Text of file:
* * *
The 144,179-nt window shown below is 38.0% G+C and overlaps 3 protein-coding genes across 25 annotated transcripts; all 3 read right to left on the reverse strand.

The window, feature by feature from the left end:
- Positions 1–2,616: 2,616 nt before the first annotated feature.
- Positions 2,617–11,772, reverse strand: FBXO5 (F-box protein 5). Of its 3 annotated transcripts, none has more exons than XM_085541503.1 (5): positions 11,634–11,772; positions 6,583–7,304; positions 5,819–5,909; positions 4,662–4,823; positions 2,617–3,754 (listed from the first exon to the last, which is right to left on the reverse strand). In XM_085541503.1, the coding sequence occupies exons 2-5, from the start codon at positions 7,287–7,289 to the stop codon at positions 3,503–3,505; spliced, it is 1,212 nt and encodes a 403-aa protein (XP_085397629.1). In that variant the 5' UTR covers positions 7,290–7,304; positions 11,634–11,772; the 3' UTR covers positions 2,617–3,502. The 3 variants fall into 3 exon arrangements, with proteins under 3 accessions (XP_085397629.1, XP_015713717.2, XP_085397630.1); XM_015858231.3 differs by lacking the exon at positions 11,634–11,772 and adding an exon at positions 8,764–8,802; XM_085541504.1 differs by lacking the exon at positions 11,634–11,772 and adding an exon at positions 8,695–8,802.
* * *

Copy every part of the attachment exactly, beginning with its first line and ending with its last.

The 144,179-nt window shown below is 38.0% G+C and overlaps 3 protein-coding genes across 25 annotated transcripts; all 3 read right to left on the reverse strand.

The window, feature by feature from the left end:
- Positions 1–2,616: 2,616 nt before the first annotated feature.
- Positions 2,617–11,772, reverse strand: FBXO5 (F-box protein 5). Of its 3 annotated transcripts, none has more exons than XM_085541503.1 (5): positions 11,634–11,772; positions 6,583–7,304; positions 5,819–5,909; positions 4,662–4,823; positions 2,617–3,754 (listed from the first exon to the last, which is right to left on the reverse strand). In XM_085541503.1, the coding sequence occupies exons 2-5, from the start codon at positions 7,287–7,289 to the stop codon at positions 3,503–3,505; spliced, it is 1,212 nt and encodes a 403-aa protein (XP_085397629.1). In that variant the 5' UTR covers positions 7,290–7,304; positions 11,634–11,772; the 3' UTR covers positions 2,617–3,502. The 3 variants fall into 3 exon arrangements, with proteins under 3 accessions (XP_085397629.1, XP_015713717.2, XP_085397630.1); XM_015858231.3 differs by lacking the exon at positions 11,634–11,772 and adding an exon at positions 8,764–8,802; XM_085541504.1 differs by lacking the exon at positions 11,634–11,772 and adding an exon at positions 8,695–8,802.